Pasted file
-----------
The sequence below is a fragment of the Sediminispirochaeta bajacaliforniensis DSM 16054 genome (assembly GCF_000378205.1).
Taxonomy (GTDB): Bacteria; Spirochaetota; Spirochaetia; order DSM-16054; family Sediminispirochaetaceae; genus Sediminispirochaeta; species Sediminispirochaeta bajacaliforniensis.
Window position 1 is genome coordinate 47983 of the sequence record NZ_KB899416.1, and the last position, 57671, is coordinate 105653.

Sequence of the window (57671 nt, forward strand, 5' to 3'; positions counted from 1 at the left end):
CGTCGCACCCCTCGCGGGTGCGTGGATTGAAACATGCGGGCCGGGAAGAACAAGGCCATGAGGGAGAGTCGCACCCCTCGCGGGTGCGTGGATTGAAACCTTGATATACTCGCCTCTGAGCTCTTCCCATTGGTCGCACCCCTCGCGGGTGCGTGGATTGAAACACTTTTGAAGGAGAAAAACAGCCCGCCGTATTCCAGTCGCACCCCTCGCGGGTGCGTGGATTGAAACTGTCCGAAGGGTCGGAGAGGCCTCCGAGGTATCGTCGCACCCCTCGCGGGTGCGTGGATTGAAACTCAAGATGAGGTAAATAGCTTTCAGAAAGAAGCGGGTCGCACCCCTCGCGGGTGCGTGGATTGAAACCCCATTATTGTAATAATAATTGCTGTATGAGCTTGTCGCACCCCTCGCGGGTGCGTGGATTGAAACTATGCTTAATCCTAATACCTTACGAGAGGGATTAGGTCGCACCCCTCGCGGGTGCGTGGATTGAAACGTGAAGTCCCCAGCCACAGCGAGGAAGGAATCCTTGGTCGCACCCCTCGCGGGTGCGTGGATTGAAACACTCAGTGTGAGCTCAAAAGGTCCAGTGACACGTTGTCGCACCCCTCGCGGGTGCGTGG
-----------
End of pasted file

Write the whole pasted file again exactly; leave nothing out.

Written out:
The sequence below is a fragment of the Sediminispirochaeta bajacaliforniensis DSM 16054 genome (assembly GCF_000378205.1).
Taxonomy (GTDB): Bacteria; Spirochaetota; Spirochaetia; order DSM-16054; family Sediminispirochaetaceae; genus Sediminispirochaeta; species Sediminispirochaeta bajacaliforniensis.
Window position 1 is genome coordinate 47983 of the sequence record NZ_KB899416.1, and the last position, 57671, is coordinate 105653.

Sequence of the window (57671 nt, forward strand, 5' to 3'; positions counted from 1 at the left end):
CGTCGCACCCCTCGCGGGTGCGTGGATTGAAACATGCGGGCCGGGAAGAACAAGGCCATGAGGGAGAGTCGCACCCCTCGCGGGTGCGTGGATTGAAACCTTGATATACTCGCCTCTGAGCTCTTCCCATTGGTCGCACCCCTCGCGGGTGCGTGGATTGAAACACTTTTGAAGGAGAAAAACAGCCCGCCGTATTCCAGTCGCACCCCTCGCGGGTGCGTGGATTGAAACTGTCCGAAGGGTCGGAGAGGCCTCCGAGGTATCGTCGCACCCCTCGCGGGTGCGTGGATTGAAACTCAAGATGAGGTAAATAGCTTTCAGAAAGAAGCGGGTCGCACCCCTCGCGGGTGCGTGGATTGAAACCCCATTATTGTAATAATAATTGCTGTATGAGCTTGTCGCACCCCTCGCGGGTGCGTGGATTGAAACTATGCTTAATCCTAATACCTTACGAGAGGGATTAGGTCGCACCCCTCGCGGGTGCGTGGATTGAAACGTGAAGTCCCCAGCCACAGCGAGGAAGGAATCCTTGGTCGCACCCCTCGCGGGTGCGTGGATTGAAACACTCAGTGTGAGCTCAAAAGGTCCAGTGACACGTTGTCGCACCCCTCGCGGGTGCGTGG